There are some things in real estate that make little sense, the kind of things that bode well for inexperienced agents and make more experienced agents shake their head in complete wonderment.
Back when I first started, I was hoping like hell no one would ask me how many homes I had sold because, frankly, the number was embarrassing. I was brand new, mind you, so without a ton of low-hanging fruit there was no way to have a high number, but still … I was inexperienced and I couldn’t escape that fact except through pure hustle and chutzpah.
Now on the other side of things, I sometimes wonder what people are thinking when they select the agents they do.
For instance, if you have a quarter-million dollar property, are you really comfortable placing the marketing in the hands of someone who has listed and sold two homes this year and exactly zero in 2010 or 2011 combined? Does someone with 58 total transactions in a 12-year career – that’s one less than one every other month for the past 144 months – strike you as a hard-hitting go-getter who’ll get the job done?
Yet that’s what I find today as I go to write a note to past client with whom I’ve kept in contact for several years. His chosen agent has closed fewer transactions this year than I did in one month, yet that’s the person entrusted to sell this home.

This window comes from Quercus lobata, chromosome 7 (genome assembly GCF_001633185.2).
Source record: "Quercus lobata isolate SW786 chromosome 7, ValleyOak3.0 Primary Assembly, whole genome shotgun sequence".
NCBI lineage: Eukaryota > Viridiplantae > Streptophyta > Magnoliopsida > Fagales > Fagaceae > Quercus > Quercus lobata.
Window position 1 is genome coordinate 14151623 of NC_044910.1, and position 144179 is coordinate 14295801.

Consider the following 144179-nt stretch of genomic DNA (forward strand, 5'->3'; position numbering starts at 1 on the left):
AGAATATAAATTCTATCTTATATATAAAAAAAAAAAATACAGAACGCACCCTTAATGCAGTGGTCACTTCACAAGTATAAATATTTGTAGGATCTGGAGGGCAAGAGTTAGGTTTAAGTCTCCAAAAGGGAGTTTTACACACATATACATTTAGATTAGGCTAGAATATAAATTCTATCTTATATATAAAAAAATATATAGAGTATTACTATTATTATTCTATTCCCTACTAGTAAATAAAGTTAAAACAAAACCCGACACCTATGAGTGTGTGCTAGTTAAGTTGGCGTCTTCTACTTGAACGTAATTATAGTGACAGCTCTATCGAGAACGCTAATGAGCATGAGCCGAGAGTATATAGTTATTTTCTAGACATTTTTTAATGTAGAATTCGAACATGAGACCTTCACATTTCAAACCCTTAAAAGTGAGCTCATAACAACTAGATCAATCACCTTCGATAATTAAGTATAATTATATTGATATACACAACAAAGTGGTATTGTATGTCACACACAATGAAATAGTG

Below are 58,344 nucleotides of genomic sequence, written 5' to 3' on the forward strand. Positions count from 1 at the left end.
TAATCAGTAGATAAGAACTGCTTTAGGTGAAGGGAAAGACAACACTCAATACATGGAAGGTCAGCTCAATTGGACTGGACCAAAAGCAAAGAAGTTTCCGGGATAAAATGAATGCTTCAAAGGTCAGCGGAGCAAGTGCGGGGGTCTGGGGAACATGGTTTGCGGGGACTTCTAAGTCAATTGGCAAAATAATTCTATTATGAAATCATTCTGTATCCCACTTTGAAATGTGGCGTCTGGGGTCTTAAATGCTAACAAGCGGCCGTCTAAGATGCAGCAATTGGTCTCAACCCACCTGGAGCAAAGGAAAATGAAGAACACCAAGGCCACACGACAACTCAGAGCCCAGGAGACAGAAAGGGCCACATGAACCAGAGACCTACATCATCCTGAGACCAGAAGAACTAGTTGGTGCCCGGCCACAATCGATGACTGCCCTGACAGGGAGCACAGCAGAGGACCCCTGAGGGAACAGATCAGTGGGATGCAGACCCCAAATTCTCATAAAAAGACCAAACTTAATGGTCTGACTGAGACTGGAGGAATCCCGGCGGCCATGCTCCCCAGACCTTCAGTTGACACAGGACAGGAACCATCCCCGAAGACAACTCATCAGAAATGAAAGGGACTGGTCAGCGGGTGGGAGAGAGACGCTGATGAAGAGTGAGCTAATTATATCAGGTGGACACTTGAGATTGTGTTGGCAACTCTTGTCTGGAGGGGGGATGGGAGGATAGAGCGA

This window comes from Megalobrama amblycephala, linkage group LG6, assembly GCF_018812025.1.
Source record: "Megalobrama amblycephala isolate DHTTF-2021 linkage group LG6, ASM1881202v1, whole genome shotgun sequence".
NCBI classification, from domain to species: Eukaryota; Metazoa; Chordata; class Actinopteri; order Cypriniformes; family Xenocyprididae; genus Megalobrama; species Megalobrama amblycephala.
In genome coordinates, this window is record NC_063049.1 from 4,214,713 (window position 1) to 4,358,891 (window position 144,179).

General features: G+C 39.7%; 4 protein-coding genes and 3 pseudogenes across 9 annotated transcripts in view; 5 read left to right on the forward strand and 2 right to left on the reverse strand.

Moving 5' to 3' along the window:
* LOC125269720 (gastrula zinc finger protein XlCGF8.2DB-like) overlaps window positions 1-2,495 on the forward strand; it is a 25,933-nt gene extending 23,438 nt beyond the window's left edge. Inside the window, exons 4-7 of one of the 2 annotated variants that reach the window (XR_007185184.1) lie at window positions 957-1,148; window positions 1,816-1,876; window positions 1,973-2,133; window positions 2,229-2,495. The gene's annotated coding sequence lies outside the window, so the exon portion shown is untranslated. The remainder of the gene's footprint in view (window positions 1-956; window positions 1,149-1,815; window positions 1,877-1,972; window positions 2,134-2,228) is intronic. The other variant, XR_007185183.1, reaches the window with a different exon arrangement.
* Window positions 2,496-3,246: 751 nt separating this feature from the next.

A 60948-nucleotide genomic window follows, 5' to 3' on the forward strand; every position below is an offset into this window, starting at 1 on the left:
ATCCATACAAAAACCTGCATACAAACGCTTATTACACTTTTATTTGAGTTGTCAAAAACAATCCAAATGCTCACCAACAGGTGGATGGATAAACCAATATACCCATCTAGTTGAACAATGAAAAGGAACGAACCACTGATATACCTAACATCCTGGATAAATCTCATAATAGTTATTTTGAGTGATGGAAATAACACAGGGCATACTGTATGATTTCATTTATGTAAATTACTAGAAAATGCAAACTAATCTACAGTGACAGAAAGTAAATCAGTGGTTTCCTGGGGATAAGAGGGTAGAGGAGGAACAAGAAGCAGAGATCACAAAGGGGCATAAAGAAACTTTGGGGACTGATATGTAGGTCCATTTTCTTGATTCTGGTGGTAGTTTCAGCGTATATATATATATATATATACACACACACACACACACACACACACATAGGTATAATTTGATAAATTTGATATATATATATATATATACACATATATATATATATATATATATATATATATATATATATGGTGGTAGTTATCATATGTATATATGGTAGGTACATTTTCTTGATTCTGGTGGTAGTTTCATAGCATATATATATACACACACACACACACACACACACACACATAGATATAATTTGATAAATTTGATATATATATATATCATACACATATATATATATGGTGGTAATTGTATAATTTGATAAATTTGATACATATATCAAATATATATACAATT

Will it sell? Stranger things have happened, though my comps show it to be worth about 15 percent less than list price … no matter the upgrades, and there are many, 2,300 square feet and change and without a pool doesn’t compare well with over 3,000 square feet with a pool for the same price.
Thank goodness the listing agent listed the home on Zillow, where the Zestimate is a mere $60,000 lower than the list price.
And perhaps that’s why this particular agent was hired. It’s easy to find an agent who will tell you whatever price you want to hear and plant a stick in your front yard even if there’s virtually no chance of a sale. Finding an agent with the experience and backbone to say no and demand the right price? That’s more difficult and less palatable.